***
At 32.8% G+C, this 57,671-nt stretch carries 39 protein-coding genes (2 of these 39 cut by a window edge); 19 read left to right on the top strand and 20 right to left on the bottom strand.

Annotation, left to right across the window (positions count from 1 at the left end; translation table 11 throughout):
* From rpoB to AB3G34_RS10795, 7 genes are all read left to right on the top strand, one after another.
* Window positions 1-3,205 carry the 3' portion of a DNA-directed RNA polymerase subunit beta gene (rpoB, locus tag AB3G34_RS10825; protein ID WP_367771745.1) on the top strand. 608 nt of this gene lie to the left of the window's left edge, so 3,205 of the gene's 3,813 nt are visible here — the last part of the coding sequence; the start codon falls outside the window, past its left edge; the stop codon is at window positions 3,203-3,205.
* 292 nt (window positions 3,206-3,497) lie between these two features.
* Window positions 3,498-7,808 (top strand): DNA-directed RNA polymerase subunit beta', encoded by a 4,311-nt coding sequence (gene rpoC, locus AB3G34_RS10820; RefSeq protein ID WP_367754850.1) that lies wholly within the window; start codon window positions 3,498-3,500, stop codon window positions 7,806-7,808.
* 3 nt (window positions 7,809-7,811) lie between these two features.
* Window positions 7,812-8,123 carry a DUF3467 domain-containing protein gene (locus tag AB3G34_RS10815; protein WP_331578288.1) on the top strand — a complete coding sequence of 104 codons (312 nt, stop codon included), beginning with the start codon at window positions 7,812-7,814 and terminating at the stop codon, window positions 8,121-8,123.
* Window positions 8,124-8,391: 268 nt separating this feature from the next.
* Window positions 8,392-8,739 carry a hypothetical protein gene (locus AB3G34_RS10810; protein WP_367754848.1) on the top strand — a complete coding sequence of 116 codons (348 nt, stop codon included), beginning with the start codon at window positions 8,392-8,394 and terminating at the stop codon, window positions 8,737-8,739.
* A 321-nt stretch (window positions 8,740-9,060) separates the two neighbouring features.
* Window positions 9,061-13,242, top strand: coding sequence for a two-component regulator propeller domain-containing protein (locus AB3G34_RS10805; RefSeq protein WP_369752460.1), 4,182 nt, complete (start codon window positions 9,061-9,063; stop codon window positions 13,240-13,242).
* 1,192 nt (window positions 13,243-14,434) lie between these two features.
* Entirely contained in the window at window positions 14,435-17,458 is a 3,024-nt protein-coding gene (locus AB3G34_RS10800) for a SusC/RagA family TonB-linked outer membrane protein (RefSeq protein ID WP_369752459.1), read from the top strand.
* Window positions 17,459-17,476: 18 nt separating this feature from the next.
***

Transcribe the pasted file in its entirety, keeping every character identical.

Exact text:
At 32.8% G+C, this 57,671-nt stretch carries 39 protein-coding genes (2 of these 39 cut by a window edge); 19 read left to right on the top strand and 20 right to left on the bottom strand.

Annotation, left to right across the window (positions count from 1 at the left end; translation table 11 throughout):
* From rpoB to AB3G34_RS10795, 7 genes are all read left to right on the top strand, one after another.
* Window positions 1-3,205 carry the 3' portion of a DNA-directed RNA polymerase subunit beta gene (rpoB, locus tag AB3G34_RS10825; protein ID WP_367771745.1) on the top strand. 608 nt of this gene lie to the left of the window's left edge, so 3,205 of the gene's 3,813 nt are visible here — the last part of the coding sequence; the start codon falls outside the window, past its left edge; the stop codon is at window positions 3,203-3,205.
* 292 nt (window positions 3,206-3,497) lie between these two features.
* Window positions 3,498-7,808 (top strand): DNA-directed RNA polymerase subunit beta', encoded by a 4,311-nt coding sequence (gene rpoC, locus AB3G34_RS10820; RefSeq protein ID WP_367754850.1) that lies wholly within the window; start codon window positions 3,498-3,500, stop codon window positions 7,806-7,808.
* 3 nt (window positions 7,809-7,811) lie between these two features.
* Window positions 7,812-8,123 carry a DUF3467 domain-containing protein gene (locus tag AB3G34_RS10815; protein WP_331578288.1) on the top strand — a complete coding sequence of 104 codons (312 nt, stop codon included), beginning with the start codon at window positions 7,812-7,814 and terminating at the stop codon, window positions 8,121-8,123.
* Window positions 8,124-8,391: 268 nt separating this feature from the next.
* Window positions 8,392-8,739 carry a hypothetical protein gene (locus AB3G34_RS10810; protein WP_367754848.1) on the top strand — a complete coding sequence of 116 codons (348 nt, stop codon included), beginning with the start codon at window positions 8,392-8,394 and terminating at the stop codon, window positions 8,737-8,739.
* A 321-nt stretch (window positions 8,740-9,060) separates the two neighbouring features.
* Window positions 9,061-13,242, top strand: coding sequence for a two-component regulator propeller domain-containing protein (locus AB3G34_RS10805; RefSeq protein WP_369752460.1), 4,182 nt, complete (start codon window positions 9,061-9,063; stop codon window positions 13,240-13,242).
* 1,192 nt (window positions 13,243-14,434) lie between these two features.
* Entirely contained in the window at window positions 14,435-17,458 is a 3,024-nt protein-coding gene (locus AB3G34_RS10800) for a SusC/RagA family TonB-linked outer membrane protein (RefSeq protein ID WP_369752459.1), read from the top strand.
* Window positions 17,459-17,476: 18 nt separating this feature from the next.